I am far from convinced that being released from the African witch doctor was worthwhile if I am now—in order to support the moral contradictions and the spiritual aridity of my life—expected to become dependent on the American psychiatrist. It is a bargain I refuse. The only thing white people have that black people need, or should want, is power—and no one holds power forever. White people cannot, in the generality, be taken as models of how to live. Rather, the white man is himself in sore need of new standards, which will release him from his confusion and place him once again in fruitful communion with the depths of his own being.

And I repeat: The price of the liberation of the white people is the liberation of the blacks—the total liberation, in the cities, in the towns, before the law, and in the mind. Why, for example—especially knowing the family as I do—I should want to marry your sister is a great mystery to me.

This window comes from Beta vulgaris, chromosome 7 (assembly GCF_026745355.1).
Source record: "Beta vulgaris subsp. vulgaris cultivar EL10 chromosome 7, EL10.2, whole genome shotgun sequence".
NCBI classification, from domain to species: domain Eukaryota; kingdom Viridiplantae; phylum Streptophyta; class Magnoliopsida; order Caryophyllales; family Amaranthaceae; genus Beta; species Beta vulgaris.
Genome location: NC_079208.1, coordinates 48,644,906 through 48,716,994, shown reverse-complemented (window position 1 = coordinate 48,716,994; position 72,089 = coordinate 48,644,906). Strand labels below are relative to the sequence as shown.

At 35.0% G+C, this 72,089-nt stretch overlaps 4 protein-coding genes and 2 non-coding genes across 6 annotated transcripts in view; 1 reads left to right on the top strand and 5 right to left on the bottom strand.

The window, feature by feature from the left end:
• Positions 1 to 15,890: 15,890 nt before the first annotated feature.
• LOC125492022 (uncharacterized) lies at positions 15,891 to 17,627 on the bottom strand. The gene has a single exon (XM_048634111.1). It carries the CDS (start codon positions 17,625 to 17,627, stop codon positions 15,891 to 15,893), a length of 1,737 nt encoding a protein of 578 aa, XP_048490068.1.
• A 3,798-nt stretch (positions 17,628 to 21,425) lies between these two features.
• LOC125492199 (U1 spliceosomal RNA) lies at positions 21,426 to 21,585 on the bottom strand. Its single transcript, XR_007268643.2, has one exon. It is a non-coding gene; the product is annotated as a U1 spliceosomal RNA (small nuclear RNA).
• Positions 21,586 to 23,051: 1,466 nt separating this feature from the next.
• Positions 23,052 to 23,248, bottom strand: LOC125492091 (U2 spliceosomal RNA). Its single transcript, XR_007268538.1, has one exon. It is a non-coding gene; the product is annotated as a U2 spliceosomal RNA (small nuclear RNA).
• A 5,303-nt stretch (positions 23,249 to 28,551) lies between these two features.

But your sister and I have every right to marry if we wish to, and no one has the right to stop us. If she cannot raise me to her level, perhaps I can raise her to mine. In short, we, the black and the white, deeply need each other here if we are really to become a nation—if we are really, that is, to achieve our identity, our maturity, as men and women. To create one nation has proved to be a hideously difficult task; there is certainly no need now to create two, one black and one white.